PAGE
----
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May 31, 2016: Dacrystic seizures

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May 31, 2016

Dacrystic seizures

Dacrystic seizures are rare, occurring with an estimated frequency of 0.13% in patients admitted for long-term video monitoring.1 Seizures are characterized by stereotyped crying and may encompass lacrimation, sobbing, or sad facial expression. They most commonly occur along with gelastic seizures and/or generalized tonic-clonic seizures. A hypothalamic hamartoma is usually the cause when patients have both dacrystic and gelastic seizures, whereas isolated dacrystic seizures are typically associated with mesial temporal sclerosis. The proposed pathophysiology is thought to be from excitation of neurons in the hypothalamus or secondary to a hypothalamic autonomic release phenomenon from disinhibited regulatory cortex. Dacrystic seizures are often medically refractory, with no guaranteed improvement after epilepsy surgery.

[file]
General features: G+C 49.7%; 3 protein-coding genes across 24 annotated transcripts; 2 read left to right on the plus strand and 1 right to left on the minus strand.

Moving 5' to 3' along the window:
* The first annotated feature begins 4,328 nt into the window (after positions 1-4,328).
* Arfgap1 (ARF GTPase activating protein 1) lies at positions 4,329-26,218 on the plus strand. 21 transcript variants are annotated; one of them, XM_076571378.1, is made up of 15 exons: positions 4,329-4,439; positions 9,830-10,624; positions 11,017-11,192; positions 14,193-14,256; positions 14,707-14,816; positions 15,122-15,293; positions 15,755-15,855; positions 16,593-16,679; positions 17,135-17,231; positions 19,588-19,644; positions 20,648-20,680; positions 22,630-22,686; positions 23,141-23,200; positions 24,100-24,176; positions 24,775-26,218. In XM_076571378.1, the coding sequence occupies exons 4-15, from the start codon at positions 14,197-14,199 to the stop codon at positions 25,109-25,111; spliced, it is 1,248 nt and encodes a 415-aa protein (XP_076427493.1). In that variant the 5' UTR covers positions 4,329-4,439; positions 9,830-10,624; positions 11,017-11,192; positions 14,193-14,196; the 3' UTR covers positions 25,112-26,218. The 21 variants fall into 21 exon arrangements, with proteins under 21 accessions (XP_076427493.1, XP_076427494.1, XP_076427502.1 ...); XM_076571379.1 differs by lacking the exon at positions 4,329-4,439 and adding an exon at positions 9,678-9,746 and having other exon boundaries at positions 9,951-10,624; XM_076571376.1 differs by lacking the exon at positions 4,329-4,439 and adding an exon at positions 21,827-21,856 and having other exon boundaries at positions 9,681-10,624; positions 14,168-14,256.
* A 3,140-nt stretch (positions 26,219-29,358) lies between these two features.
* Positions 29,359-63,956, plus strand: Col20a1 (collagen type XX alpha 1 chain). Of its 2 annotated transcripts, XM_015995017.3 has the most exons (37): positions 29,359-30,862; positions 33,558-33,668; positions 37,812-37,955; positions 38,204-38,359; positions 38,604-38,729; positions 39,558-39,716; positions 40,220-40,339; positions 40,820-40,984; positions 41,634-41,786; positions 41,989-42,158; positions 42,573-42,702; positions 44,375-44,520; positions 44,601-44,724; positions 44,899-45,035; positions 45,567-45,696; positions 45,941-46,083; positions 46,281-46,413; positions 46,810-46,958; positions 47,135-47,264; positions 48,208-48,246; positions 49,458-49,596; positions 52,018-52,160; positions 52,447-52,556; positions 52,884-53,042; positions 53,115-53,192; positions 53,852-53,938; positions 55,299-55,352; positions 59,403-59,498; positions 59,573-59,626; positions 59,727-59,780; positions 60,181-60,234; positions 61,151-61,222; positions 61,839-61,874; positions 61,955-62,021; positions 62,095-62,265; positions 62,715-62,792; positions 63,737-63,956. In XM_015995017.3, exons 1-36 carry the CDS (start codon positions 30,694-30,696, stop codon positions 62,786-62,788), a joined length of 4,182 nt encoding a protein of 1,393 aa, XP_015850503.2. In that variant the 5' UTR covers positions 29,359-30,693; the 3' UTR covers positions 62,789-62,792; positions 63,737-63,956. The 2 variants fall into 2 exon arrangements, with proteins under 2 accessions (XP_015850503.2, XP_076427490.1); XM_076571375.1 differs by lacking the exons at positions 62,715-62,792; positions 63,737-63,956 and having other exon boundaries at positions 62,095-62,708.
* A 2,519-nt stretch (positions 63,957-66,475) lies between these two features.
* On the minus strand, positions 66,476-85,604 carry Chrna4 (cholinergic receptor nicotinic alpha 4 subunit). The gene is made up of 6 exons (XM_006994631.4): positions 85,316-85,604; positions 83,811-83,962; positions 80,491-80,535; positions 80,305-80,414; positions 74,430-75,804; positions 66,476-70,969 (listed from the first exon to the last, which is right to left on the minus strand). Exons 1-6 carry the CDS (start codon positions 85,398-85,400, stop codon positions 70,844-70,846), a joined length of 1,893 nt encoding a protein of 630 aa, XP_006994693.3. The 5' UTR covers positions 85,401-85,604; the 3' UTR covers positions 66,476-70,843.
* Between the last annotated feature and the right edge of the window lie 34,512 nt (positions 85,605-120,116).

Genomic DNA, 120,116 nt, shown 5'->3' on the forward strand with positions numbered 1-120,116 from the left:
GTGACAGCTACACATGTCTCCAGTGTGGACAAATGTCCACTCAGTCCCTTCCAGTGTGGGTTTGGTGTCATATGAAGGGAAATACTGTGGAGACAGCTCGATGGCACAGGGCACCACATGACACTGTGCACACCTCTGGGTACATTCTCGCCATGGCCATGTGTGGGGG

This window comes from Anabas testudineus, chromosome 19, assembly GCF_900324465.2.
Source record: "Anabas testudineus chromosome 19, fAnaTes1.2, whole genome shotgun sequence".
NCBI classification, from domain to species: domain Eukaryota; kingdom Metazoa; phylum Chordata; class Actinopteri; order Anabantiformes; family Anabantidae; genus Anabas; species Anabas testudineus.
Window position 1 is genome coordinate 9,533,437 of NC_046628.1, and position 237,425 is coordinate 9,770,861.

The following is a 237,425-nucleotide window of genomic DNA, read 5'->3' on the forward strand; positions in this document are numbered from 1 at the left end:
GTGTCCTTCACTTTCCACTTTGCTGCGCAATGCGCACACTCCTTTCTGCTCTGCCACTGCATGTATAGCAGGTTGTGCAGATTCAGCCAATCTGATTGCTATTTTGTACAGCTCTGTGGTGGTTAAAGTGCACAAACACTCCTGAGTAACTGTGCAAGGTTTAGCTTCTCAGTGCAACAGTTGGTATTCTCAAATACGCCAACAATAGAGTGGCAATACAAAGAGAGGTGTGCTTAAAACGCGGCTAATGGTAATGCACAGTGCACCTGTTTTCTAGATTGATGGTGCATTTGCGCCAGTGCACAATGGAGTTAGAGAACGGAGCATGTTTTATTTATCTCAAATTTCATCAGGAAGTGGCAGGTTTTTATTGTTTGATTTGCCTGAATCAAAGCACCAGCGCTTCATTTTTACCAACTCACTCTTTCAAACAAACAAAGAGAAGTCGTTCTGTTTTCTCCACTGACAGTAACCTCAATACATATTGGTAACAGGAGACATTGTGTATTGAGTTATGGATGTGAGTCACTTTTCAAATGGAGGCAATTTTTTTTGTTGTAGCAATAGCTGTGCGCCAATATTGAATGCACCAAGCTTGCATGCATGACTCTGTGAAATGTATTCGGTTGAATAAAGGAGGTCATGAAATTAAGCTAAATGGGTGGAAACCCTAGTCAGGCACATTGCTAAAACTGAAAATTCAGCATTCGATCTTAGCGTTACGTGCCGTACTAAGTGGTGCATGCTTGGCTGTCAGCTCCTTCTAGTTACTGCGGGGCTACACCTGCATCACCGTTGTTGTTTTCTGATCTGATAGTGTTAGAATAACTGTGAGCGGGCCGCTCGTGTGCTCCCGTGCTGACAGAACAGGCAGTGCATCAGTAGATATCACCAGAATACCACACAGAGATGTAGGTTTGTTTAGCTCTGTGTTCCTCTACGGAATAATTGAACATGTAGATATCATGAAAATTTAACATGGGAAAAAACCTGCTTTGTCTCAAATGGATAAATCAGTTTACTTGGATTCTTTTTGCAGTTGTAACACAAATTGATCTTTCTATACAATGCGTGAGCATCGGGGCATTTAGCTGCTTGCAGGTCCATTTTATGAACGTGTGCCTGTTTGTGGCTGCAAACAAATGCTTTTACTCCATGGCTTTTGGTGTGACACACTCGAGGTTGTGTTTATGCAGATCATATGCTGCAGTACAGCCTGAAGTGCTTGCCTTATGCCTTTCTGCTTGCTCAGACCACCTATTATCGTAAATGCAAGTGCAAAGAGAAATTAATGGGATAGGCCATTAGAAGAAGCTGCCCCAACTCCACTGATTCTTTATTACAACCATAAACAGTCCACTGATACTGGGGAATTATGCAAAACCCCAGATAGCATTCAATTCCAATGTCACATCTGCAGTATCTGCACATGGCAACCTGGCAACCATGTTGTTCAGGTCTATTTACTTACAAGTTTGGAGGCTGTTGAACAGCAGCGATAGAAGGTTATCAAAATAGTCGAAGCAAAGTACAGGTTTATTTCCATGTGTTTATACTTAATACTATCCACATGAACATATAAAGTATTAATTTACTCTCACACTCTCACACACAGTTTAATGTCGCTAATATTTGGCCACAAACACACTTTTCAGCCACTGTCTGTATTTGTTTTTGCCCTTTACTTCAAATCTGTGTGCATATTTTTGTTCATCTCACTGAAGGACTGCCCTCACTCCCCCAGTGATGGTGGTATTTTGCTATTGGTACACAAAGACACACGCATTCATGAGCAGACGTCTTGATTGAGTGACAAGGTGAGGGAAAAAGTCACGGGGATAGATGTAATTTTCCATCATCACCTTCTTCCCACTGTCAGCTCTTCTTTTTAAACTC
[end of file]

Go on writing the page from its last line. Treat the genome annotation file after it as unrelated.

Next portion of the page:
1. Blumberg J, Fernández IS, Vendrame M, et al. Dacrystic seizures: demographic, semiologic, and etiologic insights from a multicenter study in long-term video-EEG monitoring units. Epilepsia 2012; 53: 1810-1819.

Submitted by Michael Young, DO, PGY-3, Department of Neurology, University of California, Irvine Medical Center.

Dr. Young reports no disclosures.

For more clinical pearls and other articles of interest to neurology trainees, visit Neurology.  Listen to this week's Neurology Podcast.

 

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